[Review] 100 Years of Tattoos by David McComb
David McComb is fiercely aware of the place and relevance of tattoo’s in contemporary culture; having been editor of notorious alternative culture magazine Bizarre, and previously contributing widely to the body art scene in a variety of prior publications.
David McComb is then perhaps uniquely positioned to be the architect behind 100 Years of Tattoos, a newly compiled, fascinating visual history that examines the trend as both an art form and defining cultural movement.
One that still intimidates as much as it inspires, and is enduringly subject to powerful connotations and associations – body art is a practice that both empowers and commemorates, as much as it can be about expressing your own personal identity, or an allegiance to an ideal.
Tattoos can provoke the extremes of human emotion – all the way from love and pride to bigotry, chauvinism and hatred.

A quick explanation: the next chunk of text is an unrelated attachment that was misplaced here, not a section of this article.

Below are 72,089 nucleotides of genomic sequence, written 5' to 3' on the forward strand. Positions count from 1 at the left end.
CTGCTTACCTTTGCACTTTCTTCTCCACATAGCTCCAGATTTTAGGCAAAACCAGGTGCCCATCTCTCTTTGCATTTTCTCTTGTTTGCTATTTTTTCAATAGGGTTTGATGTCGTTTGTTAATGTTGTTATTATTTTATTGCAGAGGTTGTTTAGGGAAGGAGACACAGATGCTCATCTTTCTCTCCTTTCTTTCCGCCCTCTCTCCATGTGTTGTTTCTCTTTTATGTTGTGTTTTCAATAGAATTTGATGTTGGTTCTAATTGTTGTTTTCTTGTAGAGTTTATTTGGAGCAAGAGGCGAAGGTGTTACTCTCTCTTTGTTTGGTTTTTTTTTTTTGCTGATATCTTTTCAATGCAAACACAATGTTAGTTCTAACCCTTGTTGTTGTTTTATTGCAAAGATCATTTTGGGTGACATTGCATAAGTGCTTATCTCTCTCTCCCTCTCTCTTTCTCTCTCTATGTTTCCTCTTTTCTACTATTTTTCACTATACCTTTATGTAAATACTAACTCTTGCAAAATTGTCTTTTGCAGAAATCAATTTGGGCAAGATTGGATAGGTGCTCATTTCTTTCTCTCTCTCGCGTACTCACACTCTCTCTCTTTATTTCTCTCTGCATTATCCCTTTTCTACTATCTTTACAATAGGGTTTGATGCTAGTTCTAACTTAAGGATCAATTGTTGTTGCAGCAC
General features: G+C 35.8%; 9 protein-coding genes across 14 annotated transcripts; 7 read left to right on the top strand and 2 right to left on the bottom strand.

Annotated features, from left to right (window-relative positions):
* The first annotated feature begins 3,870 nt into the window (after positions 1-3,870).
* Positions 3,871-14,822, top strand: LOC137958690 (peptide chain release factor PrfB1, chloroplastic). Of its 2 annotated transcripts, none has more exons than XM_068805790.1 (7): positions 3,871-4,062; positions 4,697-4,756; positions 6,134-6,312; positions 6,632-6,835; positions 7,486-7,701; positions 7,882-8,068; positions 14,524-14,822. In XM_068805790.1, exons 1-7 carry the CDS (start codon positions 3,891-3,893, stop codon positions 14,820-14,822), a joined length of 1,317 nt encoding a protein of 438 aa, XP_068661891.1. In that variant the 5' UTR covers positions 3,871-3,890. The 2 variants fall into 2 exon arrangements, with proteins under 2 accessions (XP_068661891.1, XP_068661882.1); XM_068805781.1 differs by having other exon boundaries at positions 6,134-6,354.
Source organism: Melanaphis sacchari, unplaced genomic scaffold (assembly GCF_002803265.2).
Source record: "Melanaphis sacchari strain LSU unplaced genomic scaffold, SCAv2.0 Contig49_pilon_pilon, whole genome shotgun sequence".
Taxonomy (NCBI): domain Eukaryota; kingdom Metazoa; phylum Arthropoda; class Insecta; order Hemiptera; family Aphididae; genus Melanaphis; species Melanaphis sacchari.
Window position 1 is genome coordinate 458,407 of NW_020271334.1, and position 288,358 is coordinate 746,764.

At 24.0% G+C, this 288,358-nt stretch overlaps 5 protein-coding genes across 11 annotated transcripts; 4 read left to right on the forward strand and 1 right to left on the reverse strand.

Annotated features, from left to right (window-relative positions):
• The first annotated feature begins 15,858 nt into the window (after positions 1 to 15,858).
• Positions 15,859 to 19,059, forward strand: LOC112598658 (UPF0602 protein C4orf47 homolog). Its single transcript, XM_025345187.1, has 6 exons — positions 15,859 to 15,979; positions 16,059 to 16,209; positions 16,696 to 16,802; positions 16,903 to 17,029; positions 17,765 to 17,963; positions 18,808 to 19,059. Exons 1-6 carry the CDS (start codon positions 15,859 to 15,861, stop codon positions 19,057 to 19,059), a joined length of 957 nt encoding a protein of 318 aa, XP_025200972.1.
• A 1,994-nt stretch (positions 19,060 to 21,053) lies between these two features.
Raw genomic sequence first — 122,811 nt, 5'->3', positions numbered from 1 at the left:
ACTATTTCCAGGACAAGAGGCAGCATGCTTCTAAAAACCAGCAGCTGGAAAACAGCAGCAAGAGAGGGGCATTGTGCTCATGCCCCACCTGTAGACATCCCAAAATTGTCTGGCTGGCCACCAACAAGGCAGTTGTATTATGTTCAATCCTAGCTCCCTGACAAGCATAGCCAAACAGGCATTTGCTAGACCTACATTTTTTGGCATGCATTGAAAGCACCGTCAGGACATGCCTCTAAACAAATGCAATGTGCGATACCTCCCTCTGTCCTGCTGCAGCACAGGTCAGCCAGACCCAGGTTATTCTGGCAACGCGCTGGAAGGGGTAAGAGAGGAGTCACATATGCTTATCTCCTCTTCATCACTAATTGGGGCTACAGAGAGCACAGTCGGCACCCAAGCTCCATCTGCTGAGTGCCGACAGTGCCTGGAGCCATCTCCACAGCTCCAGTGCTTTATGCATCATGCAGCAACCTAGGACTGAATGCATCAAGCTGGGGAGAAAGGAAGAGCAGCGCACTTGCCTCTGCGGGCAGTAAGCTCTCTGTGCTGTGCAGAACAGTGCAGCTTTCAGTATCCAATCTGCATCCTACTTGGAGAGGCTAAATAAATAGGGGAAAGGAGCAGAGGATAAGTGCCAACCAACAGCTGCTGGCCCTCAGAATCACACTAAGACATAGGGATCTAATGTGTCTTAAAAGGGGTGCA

Vibrant colour illustrations, examples of old and new ink, archival and studio photography come together to showcase both the history and meaning behind tattoo designs as they’ve been used and adopted by sailors, convicts, gang members, side-show acts and iconic celebrities who have contributed to introducing inked skin into the mainstream.
The gentry often got inked as souvenirs of their journeys to distant lands and as a way to showcase their experience of far-flung cultures at a time when foreign travel was uncommon and expensive.
As someone with a personal interest and passion about contemporary tattoo culture, discovering new details about the art-form’s history and modern day acceptance often emerges from conversations with tattooists – many of whom have attracted hundreds of thousands of followers across their social media feeds.
A complex and far reaching nuanced history, McComb explores every aspect of tattoo culture within this book.
McComb has crafted a visual history that comprehensively pieces together a journey towards global acceptance.
McComb has crafted an at times surprising, visual history that comprehensively pieces together their journey towards such global acceptance; from an art-form that first found popularity, not among sailors and convicts – as is so often thought – but among the upper classes of the 1800’s, when tattoo’s were exotic and rare, forward t0 the modern day where body art is popularised in celebrity culture.
100 Years of Tattoos is published by Laurence King and available to purchase from all good book stores. RRP £19.95.